This is the end of the fiction that terrorism is localizable; that it was possible to have one campaign against the Taliban in limited reaction for 9/11. The Hamas victory may have a ripple effect on Egypt and possibly Jordan. It's one big connected problem. Say what one will about OIF, but it got the US 3 years of experience it didn't have in exactly the right theater of operations, right in the fault line between the Shi'ite and Sunni schism.

I was listening on the radio to the turnover of security duties to Iraqi forces in one of the northeastern provinces when the coverage switched to the Hamas story. The UN camps in Gaza are over fifty years old. Comparing the results of three years and fifty I couldn't help wondering which endeavor represented the real folly.

1/26/2006 08:29:00 AM  
Blogger bobalharb said...

enscout--the U.S. Government is still making yearly payments to all the white farmers to do basically nothing--longest welfare program I know of and the farmers most of them are basically rich compared to most--I know, I am one of them.

1/26/2006 08:31:00 AM  
Blogger geoffgo said...

We must have messed up here, WRT the meaning of democratic elections. 80% turnout! Unbelievable, just like Saddam's elections.

Voting does not a democratic election make. It's like the Vampires running against the Werewolves. One party runs on the plank of sucking the lifeblood out of the population for 40 years, allowing them just subsistance, while funding all sorts of intimidation; and banking the rest. The other party is more viscious and intimidating, eating only the souls of its adherents, while every other form of atrocity is okay, encouraged and appreciated.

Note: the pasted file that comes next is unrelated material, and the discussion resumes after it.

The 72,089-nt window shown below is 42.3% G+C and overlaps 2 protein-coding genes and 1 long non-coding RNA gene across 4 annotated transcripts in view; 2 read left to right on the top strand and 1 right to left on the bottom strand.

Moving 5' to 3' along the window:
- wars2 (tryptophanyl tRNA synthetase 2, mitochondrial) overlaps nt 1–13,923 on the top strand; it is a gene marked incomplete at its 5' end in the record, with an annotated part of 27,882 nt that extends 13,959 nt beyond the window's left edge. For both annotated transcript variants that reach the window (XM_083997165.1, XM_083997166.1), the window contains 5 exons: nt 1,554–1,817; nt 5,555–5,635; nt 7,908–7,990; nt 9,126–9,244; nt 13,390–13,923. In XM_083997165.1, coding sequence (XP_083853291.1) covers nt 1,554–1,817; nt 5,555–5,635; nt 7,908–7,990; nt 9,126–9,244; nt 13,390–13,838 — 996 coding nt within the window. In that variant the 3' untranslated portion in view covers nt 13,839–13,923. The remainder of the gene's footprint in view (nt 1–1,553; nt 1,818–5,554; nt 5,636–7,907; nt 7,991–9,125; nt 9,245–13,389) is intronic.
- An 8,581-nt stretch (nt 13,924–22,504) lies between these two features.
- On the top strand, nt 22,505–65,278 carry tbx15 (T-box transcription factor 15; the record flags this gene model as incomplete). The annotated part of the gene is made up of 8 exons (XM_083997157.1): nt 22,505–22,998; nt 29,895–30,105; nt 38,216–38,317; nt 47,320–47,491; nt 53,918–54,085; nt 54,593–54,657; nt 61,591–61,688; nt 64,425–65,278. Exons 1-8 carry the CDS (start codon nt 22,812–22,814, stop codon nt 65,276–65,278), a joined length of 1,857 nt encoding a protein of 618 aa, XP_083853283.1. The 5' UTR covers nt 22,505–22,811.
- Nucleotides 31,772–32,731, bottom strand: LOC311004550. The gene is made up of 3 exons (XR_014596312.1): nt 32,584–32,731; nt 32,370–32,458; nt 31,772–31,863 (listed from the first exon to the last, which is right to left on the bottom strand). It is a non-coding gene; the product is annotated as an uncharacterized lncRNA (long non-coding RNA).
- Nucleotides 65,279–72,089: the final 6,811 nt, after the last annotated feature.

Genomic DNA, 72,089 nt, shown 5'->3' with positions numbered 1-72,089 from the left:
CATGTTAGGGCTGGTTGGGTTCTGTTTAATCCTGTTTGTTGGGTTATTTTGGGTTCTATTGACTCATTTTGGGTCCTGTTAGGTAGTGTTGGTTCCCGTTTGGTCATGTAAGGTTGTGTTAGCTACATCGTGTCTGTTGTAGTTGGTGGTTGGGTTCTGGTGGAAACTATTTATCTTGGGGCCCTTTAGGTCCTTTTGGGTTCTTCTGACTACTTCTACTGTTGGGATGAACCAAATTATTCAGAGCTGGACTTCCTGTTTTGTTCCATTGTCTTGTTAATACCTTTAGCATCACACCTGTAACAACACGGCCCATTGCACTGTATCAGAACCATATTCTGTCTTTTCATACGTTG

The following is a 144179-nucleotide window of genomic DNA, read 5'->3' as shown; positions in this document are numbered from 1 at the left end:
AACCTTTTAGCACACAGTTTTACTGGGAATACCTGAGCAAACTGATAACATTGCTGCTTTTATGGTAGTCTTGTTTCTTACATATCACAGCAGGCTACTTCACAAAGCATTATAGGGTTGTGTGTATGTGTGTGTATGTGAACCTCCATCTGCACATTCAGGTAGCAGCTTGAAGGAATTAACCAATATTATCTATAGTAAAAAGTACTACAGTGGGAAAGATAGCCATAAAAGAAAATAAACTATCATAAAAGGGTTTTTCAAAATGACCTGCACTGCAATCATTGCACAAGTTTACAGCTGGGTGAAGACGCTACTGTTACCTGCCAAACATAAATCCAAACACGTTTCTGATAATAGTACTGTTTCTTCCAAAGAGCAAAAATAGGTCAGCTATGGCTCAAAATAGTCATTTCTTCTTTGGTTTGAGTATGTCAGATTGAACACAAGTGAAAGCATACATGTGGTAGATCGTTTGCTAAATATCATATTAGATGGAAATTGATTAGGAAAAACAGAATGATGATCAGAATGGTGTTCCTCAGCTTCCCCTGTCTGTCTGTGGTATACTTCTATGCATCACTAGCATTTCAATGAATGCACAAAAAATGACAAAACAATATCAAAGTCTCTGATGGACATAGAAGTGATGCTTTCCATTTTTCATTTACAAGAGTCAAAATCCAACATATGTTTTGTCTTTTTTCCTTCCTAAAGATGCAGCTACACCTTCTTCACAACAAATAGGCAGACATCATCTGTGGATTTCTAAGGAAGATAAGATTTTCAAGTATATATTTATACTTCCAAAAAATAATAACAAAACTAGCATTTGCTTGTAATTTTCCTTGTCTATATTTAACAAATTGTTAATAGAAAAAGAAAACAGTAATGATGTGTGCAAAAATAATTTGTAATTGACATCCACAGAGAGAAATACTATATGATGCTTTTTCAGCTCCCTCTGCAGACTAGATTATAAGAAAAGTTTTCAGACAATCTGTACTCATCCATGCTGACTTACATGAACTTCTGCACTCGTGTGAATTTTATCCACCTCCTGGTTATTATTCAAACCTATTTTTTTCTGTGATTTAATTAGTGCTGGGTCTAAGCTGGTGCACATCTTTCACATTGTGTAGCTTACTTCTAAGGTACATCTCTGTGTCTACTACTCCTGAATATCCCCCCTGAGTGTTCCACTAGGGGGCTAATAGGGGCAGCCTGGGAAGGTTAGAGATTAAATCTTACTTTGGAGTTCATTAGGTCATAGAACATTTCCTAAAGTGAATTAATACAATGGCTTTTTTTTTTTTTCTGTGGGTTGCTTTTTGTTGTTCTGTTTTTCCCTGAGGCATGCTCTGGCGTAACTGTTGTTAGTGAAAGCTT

The outcome cannot be considered a democratic election, can it? Can it?

1/26/2006 08:32:00 AM  
Blogger Brett L said...

pork rinds:

1. Didn't the EU withhold something like 40 million euros from the Palestinians just before the election? Couldn't the US use this Hamas victory as a way to further financially isolate the Palestinians?
BONUS QUESTION: Is withholding good or bad for the problem?

2. "'Denounce the GOP (George Orwell's Party)!'" Ah, if only it were the party of Orwell, the man who posited that if every man would kill a single fascist, the problem would be solved. I nearly did a spittake.
Apparently irony is not a subject taught in Liberal institutions! Daily Kos, an irony free universe.

1/26/2006 08:32:00 AM  
Blogger desert rat said...

Not to mention the hundreds of millions of Indian monies, held in Trust by the Federals, that is lost and cannot be accounted for.